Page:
Amy has often said during our 15 years together, "You have the weirdest friends." It's a difficult point to argue on its merits, but I'm still usually able to muster some catty retort, such as, "Present company included."
What she really means is that, for whatever reason, I'm a nutcase magnet. (See my previous column for incontrovertible evidence.) Society's slag sidles up to me with frequency and abandon. Quite honestly, it's a badge I wear with honor, though it's nothing to brag about, for it's not intentional. Probably more like a genetic defect that resonates with the world's third wheels.
Well, Amy got a taste of my medicine Easter Sunday night as she exited the church building into the chilly evening air. (I'd say the weather was unseasonable but that would suggest Abilene actually has seasons.) As she was getting into her car to go home, a woman approached and asked, "I don't suppose you'd want to buy these gloves, would you?" Having never been asked that question, Amy was working without a net at that point, replying, "What do you need?" The woman - somewhat long in the tooth but short in stature and fragrance - answered, "I only have 11 cents, and I need something to eat."
Amy told her she'd take her to get some food, thinking they'd find the nearest drive-thru. Turned out, she needed breakfast for the following morning. Easter in Abilene means capricious climes and a good excuse for supermarkets to close early. The only store open was the one with the highest prices (starts with "Albert" and ends with "sons"). Then again, you only know these things when you actually have money to spend. Any amount over free is exorbitant when you have nothing. And this woman had nothing. Amy had a lot, so she shared, telling her new acquaintance to get "whatever she needed," which in this case totaled $42.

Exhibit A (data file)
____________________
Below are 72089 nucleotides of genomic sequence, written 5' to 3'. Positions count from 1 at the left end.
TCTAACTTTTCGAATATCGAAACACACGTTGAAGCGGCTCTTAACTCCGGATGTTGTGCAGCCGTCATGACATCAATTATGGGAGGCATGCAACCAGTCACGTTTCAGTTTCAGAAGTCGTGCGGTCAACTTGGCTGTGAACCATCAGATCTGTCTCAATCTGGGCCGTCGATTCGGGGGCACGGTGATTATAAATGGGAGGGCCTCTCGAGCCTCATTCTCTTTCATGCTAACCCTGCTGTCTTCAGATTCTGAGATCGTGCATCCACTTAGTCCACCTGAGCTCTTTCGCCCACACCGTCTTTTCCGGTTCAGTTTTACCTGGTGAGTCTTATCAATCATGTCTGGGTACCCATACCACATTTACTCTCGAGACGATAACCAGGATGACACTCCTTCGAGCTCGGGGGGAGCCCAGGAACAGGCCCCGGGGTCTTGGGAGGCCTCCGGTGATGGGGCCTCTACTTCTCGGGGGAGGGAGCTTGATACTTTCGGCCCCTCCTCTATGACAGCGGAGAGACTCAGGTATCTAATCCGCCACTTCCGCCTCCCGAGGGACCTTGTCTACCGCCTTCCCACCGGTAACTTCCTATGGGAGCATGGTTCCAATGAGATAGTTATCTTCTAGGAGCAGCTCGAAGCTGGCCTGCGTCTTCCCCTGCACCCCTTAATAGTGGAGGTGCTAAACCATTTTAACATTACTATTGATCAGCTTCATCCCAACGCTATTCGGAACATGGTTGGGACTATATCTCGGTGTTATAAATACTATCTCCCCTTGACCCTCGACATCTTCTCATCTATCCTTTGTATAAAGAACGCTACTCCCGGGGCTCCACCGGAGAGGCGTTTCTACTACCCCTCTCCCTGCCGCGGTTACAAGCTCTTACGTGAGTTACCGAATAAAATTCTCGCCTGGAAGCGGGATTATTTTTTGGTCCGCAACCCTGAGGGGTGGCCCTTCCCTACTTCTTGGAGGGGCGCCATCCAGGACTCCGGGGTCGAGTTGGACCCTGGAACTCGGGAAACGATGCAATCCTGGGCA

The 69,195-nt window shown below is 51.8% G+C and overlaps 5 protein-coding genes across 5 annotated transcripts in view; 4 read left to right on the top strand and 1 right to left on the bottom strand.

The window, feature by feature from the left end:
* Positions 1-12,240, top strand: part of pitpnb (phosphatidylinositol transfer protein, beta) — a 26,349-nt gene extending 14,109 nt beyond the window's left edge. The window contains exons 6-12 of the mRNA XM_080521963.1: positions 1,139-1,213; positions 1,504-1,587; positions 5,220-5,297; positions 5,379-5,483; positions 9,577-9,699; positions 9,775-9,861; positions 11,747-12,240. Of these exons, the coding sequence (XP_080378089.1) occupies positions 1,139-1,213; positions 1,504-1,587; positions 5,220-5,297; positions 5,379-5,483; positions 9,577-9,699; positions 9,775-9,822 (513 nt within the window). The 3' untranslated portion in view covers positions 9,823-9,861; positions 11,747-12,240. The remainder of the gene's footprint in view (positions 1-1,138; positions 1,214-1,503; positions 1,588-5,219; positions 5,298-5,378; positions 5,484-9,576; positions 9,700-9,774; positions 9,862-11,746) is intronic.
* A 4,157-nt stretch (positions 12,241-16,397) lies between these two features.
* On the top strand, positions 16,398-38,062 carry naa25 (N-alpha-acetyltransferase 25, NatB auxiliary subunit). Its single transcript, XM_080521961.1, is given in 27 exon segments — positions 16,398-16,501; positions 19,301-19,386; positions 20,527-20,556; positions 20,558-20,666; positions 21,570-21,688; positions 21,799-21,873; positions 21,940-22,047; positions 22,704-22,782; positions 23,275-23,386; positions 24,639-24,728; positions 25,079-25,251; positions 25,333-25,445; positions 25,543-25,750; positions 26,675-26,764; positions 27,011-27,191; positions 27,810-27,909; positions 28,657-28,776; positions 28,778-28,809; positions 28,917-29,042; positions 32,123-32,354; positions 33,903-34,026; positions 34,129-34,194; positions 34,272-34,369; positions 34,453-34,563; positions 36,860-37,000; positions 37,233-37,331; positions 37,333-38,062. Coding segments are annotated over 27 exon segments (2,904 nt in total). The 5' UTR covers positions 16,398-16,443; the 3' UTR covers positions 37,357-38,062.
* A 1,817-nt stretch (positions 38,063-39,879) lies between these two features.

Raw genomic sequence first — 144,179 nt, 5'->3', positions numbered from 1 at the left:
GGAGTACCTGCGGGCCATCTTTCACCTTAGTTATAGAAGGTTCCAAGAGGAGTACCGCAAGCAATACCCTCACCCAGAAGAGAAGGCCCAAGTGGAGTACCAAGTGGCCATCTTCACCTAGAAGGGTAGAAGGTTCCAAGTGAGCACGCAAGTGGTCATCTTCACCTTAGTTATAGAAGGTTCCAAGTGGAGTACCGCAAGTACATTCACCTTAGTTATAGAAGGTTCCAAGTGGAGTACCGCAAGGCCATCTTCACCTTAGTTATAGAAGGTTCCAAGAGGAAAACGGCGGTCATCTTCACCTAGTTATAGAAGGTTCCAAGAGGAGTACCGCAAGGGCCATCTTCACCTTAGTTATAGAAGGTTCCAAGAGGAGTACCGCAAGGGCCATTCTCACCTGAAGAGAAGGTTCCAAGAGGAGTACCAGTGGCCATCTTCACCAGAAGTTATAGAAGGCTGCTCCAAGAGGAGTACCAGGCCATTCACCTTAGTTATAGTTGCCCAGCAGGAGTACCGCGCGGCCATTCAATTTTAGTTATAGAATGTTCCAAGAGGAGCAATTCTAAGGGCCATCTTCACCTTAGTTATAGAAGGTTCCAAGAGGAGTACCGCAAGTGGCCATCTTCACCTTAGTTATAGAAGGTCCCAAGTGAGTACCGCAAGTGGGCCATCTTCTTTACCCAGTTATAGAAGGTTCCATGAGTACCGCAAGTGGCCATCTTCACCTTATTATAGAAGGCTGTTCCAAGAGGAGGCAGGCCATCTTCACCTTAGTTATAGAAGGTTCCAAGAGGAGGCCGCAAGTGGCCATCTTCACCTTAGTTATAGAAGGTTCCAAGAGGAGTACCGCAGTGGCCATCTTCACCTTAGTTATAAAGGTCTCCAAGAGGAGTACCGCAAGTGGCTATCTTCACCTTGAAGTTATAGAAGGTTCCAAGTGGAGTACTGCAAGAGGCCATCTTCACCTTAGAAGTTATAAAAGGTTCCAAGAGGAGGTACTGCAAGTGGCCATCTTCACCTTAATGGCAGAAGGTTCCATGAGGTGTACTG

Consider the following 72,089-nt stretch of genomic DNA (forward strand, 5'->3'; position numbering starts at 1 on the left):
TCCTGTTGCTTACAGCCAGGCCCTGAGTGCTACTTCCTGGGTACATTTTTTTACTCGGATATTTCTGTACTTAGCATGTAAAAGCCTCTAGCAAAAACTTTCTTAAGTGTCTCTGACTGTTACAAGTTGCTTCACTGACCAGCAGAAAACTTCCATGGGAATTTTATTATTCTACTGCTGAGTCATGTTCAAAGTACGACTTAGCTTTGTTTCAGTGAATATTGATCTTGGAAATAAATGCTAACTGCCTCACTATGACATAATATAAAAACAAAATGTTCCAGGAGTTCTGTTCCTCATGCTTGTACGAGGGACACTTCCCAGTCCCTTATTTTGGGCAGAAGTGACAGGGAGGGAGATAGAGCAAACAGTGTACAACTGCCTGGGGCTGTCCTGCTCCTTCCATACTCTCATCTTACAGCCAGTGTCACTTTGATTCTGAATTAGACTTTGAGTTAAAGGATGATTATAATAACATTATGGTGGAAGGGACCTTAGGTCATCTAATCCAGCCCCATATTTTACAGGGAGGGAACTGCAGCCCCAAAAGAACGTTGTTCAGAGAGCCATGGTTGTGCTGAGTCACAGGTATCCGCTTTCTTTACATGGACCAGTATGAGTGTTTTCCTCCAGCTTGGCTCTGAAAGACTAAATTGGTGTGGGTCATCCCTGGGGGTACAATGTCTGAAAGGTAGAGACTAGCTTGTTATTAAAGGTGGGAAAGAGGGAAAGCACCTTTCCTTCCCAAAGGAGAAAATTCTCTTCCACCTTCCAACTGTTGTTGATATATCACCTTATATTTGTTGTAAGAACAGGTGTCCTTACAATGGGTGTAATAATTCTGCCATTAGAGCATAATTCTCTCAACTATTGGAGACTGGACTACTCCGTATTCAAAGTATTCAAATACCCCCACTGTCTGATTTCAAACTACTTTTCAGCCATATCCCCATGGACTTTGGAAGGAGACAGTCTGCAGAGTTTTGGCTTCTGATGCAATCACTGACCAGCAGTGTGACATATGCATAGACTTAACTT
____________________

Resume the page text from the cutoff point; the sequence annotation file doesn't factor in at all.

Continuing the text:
The stuff in the basket was legit - bacon, eggs, milk, peanut butter. No scratch-off cards or cancer sticks or cheap liquor. Amy took her home, which is to say the place she lived, a small shanty on Abilene's north side which she shares with a couple she believes is mentally unstable. (No word on what they think about her.) She has a son, a Marine now living in Germany who was recently hit by a car and is now convalescing on the other side of the world. She said she owed the couple she stays with $10 in rent and doesn't get her social security check for another 90 days and, "You don't - oh, God forgive me for asking this - you don't have $10 I could borrow, do you?" Amy, not knowing for sure, opened her purse and, of course, sticking out of her billfold was the corner of a $10 bill. What a coincidence.
Having invested $52 and 90 minutes in this woman and what with it being Easter and all, Amy figured she had nothing to lose when she said, "Do you know what Easter is all about?"
"Oh, yes," the woman answered, "I know all about God and Jesus. Maybe I'll come over and see your kids sometime at Highland."
"That would be nice," Amy said, then added, "Would it be okay if I prayed for you?"
"Oh, I wish you would," the woman replied, "and could you also give me a hug?"
Amy did both and drove back to her home on Abilene's south side that she shares with a husband she's now convinced is mentally unstable and three civilian children, all of whom were at the moment safe and sound and sleeping comfortably under warm covers near a full fridge.
As she recounted her own personal Easter service, I couldn't help but think that two millenia after the first Resurrection Sunday, Christ had indeed been raised once again.